May 12, 2019

Canadian Stripe account with US Bank for deposits?

Anna Maste @Skulegirl

We’re Canadian, but most of our customers are in the US. We use Stripe, charge in USD and have a USD bank account that we deposit to, but it’s currently an account at a Canadian bank.

Occasionally we have customers who get dinged with foreign transaction fees by their issuing bank. We also have some whose debit cards decline the transaction completely because they’re restricted to not allow any cross-border transactions.

I know I can open an account at BMO Harris, which is a US Bank, and have my USD sales deposit there. But I’m still not 100% convinced whether this will remove the “cross-border” designation from my customers transactions, since we’re still a Canadian company and Stripe is likely dealing with the Canadian arms of the credit card overlords.

Has anyone had success doing something like this, ie a USD bank account at a US bank attached to a Canadian Stripe account which successfully removed the foreign transaction fees/restrictions from their US customers?

  1. 1

    Anna, I've experienced this problem, and the only real solution is creating a U.S. corp and registering your Stripe account via this corp. Simply opening a U.S. bank account at U.S. bank won't make a difference. It goes off based on where your business or the owners of the business are from in regards of the tax info provided to Stripe.

    But there are other considerations you'll have to take account before making such a decision to see if its worth it, since you'll now have to deal with taxes and tax reporting in both the U.S. and Canada.

  2. 1

    I've been using a TD Cross border account (it's based in the US) with stripe and have the same problem with payments being declined. It doesn't matter where your bank account is. What matters is where your company is from. Never had an additional transaction fee as far as I know though.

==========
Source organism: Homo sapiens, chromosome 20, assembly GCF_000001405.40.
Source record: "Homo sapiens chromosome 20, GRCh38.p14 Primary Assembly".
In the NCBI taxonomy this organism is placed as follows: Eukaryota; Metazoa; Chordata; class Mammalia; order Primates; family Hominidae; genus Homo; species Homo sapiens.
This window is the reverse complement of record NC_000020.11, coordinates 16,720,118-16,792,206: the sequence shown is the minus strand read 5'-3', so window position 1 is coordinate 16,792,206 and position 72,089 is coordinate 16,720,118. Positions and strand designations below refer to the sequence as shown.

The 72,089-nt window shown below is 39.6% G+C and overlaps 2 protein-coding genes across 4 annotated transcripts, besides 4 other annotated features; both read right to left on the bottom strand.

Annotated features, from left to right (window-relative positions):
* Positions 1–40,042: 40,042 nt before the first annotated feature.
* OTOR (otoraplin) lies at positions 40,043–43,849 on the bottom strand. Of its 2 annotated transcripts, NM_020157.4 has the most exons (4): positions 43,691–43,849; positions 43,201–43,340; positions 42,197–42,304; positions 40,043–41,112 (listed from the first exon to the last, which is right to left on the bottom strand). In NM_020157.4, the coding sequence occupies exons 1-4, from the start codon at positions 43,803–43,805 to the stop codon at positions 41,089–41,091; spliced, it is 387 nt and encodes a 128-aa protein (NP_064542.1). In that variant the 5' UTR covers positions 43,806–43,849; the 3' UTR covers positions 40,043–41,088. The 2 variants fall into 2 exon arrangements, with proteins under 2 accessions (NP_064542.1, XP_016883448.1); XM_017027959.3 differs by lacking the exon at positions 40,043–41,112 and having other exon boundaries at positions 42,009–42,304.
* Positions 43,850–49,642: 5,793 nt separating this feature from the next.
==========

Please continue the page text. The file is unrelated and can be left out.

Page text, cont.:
If you really want to solve this I think you need to incorporate in the US, but that creates a lot more problems than it solves.

  3. 1

    I am surprised to hear you have clients that get charged a foreign transaction fee, it's my understanding that if you are making the charge in USD, then they pay fully in USD and no foreign exchange fee would apply (other than if you choose to have the money moved into CAD on your end).

    Regardless of that I am also interested in the second point, about US customers not being to use US Debit cards, and what it might take to allow this.
    I use Stripe Connect, and my Clients are in the USA. When their own customers try to pay through the platform with Debit cards, the transaction is declined because Canadian Stripe accounts cannot accept US Debit cards (and certain US Credit cards), this is unfortunate as the main charge is made on a full US Stripe account, but because we are involved it cannot complete. An easy way to allow this would be ideal, but I have a feeling you need a US Based Stripe account (create a new account and register with a US address etc)

  4. 1

    We're a German company, and we have the same issues.

    In my understanding, and I am not a lawyer, the moment you have a "real" US bank account, your company essentially operates from the United States. This is why Stripe seemingly treats all accounts by non-US companies as non-US accounts, and that results in fees and blocks. Talking to the Stripe people resulted in them suggesting registering a US subsidiary and opening a US bank account.

    I guess the Stripe Atlas program would work for that. Please be aware that this would make you subject to federal US taxation. As I said, we have the same problem and have yet to find a solution.

    1. 1

      Having a real US bank account on its own is not enough, you also need to incorporate in the US, otherwise, the transaction will still count as foreign as it's based on where the business is registered, not where the bank account is.